INTERVIEWS, REVIEWS & RELATED ARTICLES
Q DECEMBER 2018 - by Niall Doherty
COLDPLAY'S DREAM SEQUENCE
Director Mat Whitecross on following his Oasis film with a documentary more than two decades in the making.
A Head Full Of Dreams, a new Coldplay film from Supersonic director Mat Whitecross, begins with an incongruous transatlantic phone call between Chris Martin and the film-maker. "I was wondering if you'd had a chance to see the film yet?" asks Whitecross. Martin replies that he can't bring himself to watch it. "I feel like if I see it, I might just want to remove myself," says the singer. "If it's OK with you, could I just trust you on it? We've known you for so long and we trust you."
That theme of friendship and belief sets the tone for an access-all-areas documentary that has been more than two decades in the making. Whitecross met Martin and the rest of the band - Jonny Buckland, Guy Berryman and Will Champion - when they were all students at University College London in 1996, living in halls of residence just off Tottenham Court Road. He was an aspiring film-maker and his friends were in a fledgling band, so he started following them with a camera.
"I kept pestering them and filming all the time, saying, 'I wanna make a film about you guys,'" recalls Whitecross. When the band were about to sign to Parlophone, he suggested doing something with his year's worth of footage, but they weren't convinced. "They were like, 'I'm not sure if we've really got a story yet,'" he says.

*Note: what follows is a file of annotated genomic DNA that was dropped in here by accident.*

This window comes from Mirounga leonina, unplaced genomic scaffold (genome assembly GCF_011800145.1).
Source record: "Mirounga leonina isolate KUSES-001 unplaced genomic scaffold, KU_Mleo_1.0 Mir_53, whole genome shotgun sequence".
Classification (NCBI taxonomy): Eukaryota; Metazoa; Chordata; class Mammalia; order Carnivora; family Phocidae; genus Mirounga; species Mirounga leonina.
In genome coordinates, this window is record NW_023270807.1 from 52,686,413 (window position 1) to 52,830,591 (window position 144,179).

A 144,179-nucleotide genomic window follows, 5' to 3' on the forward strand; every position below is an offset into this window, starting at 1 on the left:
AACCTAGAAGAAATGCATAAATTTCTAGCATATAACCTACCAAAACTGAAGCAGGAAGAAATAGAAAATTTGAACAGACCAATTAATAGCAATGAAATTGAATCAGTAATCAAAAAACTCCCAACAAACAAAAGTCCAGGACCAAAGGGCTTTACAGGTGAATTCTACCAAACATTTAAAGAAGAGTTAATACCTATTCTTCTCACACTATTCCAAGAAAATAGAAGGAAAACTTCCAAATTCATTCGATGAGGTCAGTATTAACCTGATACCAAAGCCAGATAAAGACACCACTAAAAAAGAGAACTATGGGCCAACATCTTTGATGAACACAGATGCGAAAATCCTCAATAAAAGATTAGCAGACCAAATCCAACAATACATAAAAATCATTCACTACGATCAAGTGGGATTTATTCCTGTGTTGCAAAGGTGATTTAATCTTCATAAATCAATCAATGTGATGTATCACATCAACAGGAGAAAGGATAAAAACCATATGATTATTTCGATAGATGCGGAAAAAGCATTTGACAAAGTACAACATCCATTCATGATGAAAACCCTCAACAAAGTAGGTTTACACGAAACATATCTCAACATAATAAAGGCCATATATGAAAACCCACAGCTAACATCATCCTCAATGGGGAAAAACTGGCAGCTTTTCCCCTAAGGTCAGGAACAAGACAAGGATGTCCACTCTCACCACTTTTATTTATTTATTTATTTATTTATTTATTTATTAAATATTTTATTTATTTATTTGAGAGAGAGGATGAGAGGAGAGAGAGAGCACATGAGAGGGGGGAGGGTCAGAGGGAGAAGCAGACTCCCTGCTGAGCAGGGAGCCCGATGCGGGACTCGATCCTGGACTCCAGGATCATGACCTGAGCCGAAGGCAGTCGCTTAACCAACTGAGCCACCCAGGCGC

Ever since, the band have encouraged Whitecross to keep documenting them, inviting him along to various tours and recording sessions. "Every two or three years, I'd say, 'Come on, we've got a lot of footage now, let's make something!' but they'd go, 'Don't worry about it, stick it on the shelf.'" He shot lots of material when the band were making 2008's Viva La Vida with Brian Eno, but that ended up gathering dust too. "It was like the most expensive home movie never made," says the director.
He still isn't certain why the band decided that now was the right time. "I don't know if Chris is one hundred per cent sure that he ever wanted the film to be released. But he said, '[The album] A Head Full Of Dreams feels like the culmination of something we were trying to do when we first met, the end of a certain chapter of our lives and we don't know what we're doing next, so maybe now is finally the time to take stock.'"
Whitecross had more than a thousand hours of footage to work through. Mixed in with concert clips, interviews and contributions from their collaborators over the years, A Head Full Of Dreams (on Amazon Prime Video from November 16; in cinemas from November 14) gives a detailed insight into the inner-workings of one of the world's biggest bands, capturing their rise in the early '00s and the ruptures that appeared as they dealt with both being huge and their frontman's ascendance into the world of A-list celebrity. One scene shows drummer Will Champion's amusingly unimpressed reaction when Martin shares a potential lyric name-checking Leonardo DiCaprio. "It's a bit wanky, talking about 'Leonardo'," the drummer reasons, probably correctly.
Brian Eno helped to re-establish the bond between the quartet, and Whitecross says that that connection between them is key to his film. "It's not a sexy subject, friendship," he says. "When we were making Supersonic, it was about rivalry and confrontation and anger. This is about the opposite. Friendship and unity. In some ways, you realise that that's just as fascinating, that what unifies you is more important than what divides you. I think that's the story of Coldplay."
With millions of album sales and some of the most successful tours in modern music behind them, Coldplay have earned the right to look back. A Head Full Of Dreams is a compelling recounting of their tale. Chris Martin is missing out.